- are you using single DES when you create and extract the nfs/ Kerberos V5 principal? (If you are using AD as your KDC, this will happen automatically).

Tuesday, June 06, 2006 8:16:00 PM  
Anonymous Anonymous said...

Mike,

Thanks for your reply.

Knowing the ONTAP version you are running might help me help you.

I am running version 7.1.

That said, I would try NFSv3 over Kerberos first just to try eliminate a variable.

Using NFSv3 and sec=krb5 the mount fails with a permission denied error. Using NFSv3 or NFSv4 and sec=sys the mount suceeds.

Instead specify sec=sys:krb5 on /vol/vol0.

That is what I have specified. Note:

rsh server exportfs -c client /vol/vol0 root krb5
exportfs: client has root access to /vol/vol0
rsh server exportfs -c client /vol/vol0/nfsv4test root krb5
exportfs: client has root access to /vol/vol0/nfsv4test

rw access checks out similarly.

If switching to NFSv3 makes no difference, then some things to look at include:

- are the clocks on the KDC, NFS server and NFS client in synch?


Yes, using ntp.

- What is the value of the nfs.rpcsec.ctx.idle option?

360

- are you using single DES when you create and extract the nfs/ Kerberos V5 principal? (If you are using AD as your KDC, this will happen automatically).

Yes, the encryption type is des-cbc-crc, although I am using a UNIX KDC.

The thing that most troubles me is that packet traces never show any traffic between the filer and the KDC, either when 'nfs setup' is run, or when a client attempts an access or mount. Therefore I suspect a problem with the krb5.conf. This is what my krb5.conf look like:


[libdefaults]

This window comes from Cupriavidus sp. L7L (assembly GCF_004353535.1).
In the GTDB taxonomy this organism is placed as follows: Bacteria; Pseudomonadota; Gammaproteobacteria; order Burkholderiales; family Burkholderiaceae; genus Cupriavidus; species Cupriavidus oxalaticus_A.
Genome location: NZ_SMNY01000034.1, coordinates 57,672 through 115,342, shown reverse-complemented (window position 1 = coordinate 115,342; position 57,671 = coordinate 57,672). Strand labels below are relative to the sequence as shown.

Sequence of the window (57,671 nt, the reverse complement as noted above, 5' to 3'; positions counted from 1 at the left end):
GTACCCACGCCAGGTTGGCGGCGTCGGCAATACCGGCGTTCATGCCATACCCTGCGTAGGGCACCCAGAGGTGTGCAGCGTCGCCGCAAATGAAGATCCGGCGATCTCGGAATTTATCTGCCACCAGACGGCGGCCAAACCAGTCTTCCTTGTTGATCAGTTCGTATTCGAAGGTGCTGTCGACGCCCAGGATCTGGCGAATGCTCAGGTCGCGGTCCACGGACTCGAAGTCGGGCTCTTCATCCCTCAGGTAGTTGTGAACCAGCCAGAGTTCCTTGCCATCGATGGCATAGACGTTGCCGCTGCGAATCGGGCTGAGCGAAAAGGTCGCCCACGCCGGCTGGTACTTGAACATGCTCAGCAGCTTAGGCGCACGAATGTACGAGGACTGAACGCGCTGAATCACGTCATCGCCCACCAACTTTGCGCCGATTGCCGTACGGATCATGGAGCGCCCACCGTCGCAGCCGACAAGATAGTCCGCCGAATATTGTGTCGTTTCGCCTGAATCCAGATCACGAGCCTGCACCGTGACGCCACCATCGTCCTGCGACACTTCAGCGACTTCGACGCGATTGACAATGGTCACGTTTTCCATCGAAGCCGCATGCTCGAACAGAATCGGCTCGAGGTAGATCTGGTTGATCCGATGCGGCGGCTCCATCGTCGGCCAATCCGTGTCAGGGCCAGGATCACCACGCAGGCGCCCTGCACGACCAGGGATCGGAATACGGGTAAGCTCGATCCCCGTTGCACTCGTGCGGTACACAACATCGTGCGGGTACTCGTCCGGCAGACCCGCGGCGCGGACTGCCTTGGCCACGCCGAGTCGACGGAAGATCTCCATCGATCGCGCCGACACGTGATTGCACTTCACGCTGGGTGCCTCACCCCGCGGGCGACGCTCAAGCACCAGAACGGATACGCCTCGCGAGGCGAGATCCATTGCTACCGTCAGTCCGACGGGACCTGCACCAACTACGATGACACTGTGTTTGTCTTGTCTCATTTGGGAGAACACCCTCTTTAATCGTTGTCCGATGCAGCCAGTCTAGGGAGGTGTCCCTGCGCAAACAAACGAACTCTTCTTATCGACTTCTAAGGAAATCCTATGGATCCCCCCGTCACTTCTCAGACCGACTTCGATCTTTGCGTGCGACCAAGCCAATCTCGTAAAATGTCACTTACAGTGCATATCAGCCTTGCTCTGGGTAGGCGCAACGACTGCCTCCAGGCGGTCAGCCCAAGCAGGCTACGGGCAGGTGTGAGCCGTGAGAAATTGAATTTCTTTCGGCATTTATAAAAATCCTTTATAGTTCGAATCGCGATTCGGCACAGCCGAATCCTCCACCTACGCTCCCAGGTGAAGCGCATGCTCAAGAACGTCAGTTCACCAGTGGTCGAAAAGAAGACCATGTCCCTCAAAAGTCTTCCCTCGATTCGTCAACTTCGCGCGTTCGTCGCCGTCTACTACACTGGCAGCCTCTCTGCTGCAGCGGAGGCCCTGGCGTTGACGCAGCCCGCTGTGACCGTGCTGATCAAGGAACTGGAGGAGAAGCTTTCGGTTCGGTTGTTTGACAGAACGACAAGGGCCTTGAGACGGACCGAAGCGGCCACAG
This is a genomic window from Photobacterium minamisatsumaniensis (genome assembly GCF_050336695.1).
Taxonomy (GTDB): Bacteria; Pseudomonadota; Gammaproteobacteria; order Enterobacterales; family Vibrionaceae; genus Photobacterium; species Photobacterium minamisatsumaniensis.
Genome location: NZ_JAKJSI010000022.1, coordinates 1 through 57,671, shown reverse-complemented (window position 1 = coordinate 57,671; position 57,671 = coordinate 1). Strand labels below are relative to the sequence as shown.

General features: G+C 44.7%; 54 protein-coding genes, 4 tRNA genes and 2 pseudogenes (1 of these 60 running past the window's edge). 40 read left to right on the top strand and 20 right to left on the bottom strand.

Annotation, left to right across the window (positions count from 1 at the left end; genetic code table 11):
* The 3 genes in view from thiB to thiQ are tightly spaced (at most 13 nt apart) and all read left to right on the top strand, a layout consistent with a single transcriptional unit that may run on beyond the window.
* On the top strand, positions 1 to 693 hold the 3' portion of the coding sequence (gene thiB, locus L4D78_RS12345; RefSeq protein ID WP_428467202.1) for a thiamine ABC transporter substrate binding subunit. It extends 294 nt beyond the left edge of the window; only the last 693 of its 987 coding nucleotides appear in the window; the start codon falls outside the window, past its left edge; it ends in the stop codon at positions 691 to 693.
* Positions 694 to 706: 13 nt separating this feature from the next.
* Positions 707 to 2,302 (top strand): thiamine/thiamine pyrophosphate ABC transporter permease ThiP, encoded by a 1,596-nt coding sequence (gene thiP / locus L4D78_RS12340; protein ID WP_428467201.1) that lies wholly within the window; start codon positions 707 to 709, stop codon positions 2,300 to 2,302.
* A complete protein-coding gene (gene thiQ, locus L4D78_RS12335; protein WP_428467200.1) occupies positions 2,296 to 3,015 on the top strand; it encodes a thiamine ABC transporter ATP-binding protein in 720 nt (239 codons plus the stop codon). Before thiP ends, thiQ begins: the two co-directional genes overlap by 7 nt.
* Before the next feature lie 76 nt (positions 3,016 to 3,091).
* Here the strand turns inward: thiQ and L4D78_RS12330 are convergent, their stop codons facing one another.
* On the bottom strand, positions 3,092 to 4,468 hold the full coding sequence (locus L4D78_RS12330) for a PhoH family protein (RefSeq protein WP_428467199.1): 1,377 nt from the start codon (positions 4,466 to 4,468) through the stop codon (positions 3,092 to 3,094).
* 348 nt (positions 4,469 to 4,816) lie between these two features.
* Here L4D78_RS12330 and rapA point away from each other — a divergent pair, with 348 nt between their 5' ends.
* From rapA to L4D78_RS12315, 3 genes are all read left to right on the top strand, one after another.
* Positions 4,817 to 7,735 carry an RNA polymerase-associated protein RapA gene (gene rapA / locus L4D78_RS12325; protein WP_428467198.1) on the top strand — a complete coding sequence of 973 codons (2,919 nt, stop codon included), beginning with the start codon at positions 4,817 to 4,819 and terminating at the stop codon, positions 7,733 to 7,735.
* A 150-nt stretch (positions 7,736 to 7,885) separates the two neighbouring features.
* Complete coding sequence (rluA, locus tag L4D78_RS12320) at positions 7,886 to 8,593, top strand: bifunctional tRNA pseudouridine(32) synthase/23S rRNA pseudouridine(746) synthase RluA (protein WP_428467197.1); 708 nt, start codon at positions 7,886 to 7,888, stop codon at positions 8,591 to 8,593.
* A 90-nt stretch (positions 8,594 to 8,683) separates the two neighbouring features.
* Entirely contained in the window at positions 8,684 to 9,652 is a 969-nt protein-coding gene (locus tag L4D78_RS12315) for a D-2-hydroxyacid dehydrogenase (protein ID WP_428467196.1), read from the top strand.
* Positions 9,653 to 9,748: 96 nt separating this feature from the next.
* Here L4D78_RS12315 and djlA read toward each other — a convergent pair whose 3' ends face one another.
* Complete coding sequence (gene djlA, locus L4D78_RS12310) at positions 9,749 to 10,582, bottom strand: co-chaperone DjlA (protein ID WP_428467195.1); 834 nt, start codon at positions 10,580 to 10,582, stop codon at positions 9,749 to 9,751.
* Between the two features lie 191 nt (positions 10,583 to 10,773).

default_realm = EXAMPLE.COM
default_tkt_enctypes = des-cbc-crc
default_tgs_enctypes = des-cbc-crc
default_keytab_name = /etc/krb5.keytab

[realms]
EXAMPLE.COM = {
kdc = kdc.example.com:88
}

[domain_realm]
.example.com = EXAMPLE.COM

And my /etc/exports:

/vol/vol0 -sec=krb5:sys,rw=client.example.com,root=client.example.com,anon=0
/vol/vol0/nfsv4test -sec=krb5:sys,rw=client.example.com,root=client.example.com,anon=0

Wednesday, June 07, 2006 4:59:00 PM  
Blogger Mike Eisler said...

- are the clocks on the KDC, NFS server and NFS client in synch?

Yes, using ntp.
Humor me and make sure the
clocks are all with a few seconds
of each other by running the
date command.

Since you are running ONTAP 7.1,
the bug I was thinking of should be
fixed. Nonetheless, try upping
nfs.rpcsec.ctx.idle to 3600 and
nfs.rpcsec.ctx.high to 1024.

Yes, the encryption type is des-cbc-crc, although I am using a UNIX KDC.

You extracted the nfs server
principal into the keytab as:

xst -k /tmp/filer.keytab -e des-cbc-md5:normal nfs/filer.example.com

?


The thing that most troubles me is that packet traces never show any traffic between the filer and the KDC, either when 'nfs setup' is run, or when a client attempts an access or mount. Therefore I suspect a



When using an MIT KDC this is
expected. The Kerberos authentication protocol doesn't require a Kerberized server to
talk to the KDC. The ticket
the client gets from the KDC and
sends to the NFS server has
information encrypted with the
server's key. If the server can
successfully decrypt it, that
authenticates the client.

If none of my ideas pan out,
then I suggest you
open a case with NetApp Global
Support.

Wednesday, June 07, 2006 10:21:00 PM